A review of the City of Cape Coral, Fla., Fleet Management Services (FMS) recommended the City hire a fleet administrator to turn around fleet management. Completed December 2012 by stakeholders including major end users and the respective labor unions, the review also recommended various short- and long-term objectives for FMS to improve efficiency and achieve a 100 Best Fleets designation.

The review commended fleet staff on being “dedicated and knowledgeable fleet professionals who understand the importance of their individual role in optimizing the mobility and, therefore, the City’s productivity.” At the same time, the review stated that there was a lack of trust in the entire organization, long-tenured employees reported an erosion in fleet processes, and fleet was considered a “forgotten entity into which the City had reinvested little, if anything, during the past two or three years.”

Short term objectives (90-120 days) outlined in the review include setting benchmarks via the FASTER fleet management system, considering a staffing change, evaluating overall age and condition of the fleet and auctioning older vehicles, and creating customer surveys. Mid-term objectives (about a year away) include completing in-house operational best practices, exploring consolidation of shops, and reevaluating a vehicle replacement plan. Long-term objectives (several years away) include evaluating department vehicle use, conducting an effectiveness study, considering a “green” fleet program, and applying for and obtaining a 100 Best Fleets ranking, as FMS had in 2005.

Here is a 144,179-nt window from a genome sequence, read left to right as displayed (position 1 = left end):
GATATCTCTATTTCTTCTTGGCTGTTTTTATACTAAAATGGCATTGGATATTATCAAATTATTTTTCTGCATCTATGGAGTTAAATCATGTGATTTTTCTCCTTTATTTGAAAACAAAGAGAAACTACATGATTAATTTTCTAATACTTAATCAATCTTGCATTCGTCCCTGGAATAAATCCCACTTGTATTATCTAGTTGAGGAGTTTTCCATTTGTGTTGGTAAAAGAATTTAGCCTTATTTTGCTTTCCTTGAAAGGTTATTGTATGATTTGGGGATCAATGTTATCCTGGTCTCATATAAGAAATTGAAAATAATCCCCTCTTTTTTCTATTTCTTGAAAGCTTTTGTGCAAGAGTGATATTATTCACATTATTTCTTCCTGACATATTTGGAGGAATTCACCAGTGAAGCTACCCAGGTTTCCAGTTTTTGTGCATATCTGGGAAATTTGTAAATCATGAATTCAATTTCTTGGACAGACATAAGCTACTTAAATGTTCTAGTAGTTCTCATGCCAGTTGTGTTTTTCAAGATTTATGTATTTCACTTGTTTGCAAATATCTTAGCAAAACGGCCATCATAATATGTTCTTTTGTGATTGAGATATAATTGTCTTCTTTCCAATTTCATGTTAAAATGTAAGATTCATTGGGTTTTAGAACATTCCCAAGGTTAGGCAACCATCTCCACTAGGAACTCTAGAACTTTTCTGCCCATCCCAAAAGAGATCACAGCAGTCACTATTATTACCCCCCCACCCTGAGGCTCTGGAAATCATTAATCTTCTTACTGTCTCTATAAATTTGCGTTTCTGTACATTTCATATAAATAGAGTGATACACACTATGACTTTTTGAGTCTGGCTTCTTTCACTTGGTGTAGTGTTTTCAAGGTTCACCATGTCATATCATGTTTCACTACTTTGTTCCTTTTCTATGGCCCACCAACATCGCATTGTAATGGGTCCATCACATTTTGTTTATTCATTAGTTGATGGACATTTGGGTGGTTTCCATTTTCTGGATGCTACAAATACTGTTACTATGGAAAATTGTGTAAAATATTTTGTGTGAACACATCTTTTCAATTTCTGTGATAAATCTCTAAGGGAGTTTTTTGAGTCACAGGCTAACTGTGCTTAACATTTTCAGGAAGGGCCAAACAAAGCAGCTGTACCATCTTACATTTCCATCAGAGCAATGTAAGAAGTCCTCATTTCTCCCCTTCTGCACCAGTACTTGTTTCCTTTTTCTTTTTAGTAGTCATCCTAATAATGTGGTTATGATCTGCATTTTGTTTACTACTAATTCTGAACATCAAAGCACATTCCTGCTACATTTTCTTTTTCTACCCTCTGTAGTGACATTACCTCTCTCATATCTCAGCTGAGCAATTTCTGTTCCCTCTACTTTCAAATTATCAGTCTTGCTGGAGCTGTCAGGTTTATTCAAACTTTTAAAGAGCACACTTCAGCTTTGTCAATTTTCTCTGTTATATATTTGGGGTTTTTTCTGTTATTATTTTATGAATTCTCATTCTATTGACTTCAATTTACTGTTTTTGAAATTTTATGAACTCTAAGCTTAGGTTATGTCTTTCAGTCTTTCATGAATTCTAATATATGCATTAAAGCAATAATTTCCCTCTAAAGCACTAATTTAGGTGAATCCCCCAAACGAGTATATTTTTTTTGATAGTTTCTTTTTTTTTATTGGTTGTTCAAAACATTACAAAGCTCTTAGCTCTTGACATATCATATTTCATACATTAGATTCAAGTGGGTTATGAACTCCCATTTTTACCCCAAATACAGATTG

Short-term objectives are already actively being pursued, according to the report.

The committee recommended that with the purchase of automated software including a new fuel management system from Guardian Fueling systems, a vacant fuel management coordinator and also vacant fleet tech II position can remain unfilled. Future salary savings from these two positions can allow for the creation of the fleet administrator position. The administrator should have experience in administering similar sized fleet operations and have CAFM (Certified Automotive Fleet Manager) or CPFP (Certified Public Fleet Professional) designation, the committee recommended. The fleet administrator would supervise the incumbent fleet superintendent and fleet supervisor, among a staff of 20. The review recommends Human Resources to provide a comprehensive job description for this position by Jan. 28, with the goal of identifying a successful candidate by April 29.

By Thi Dao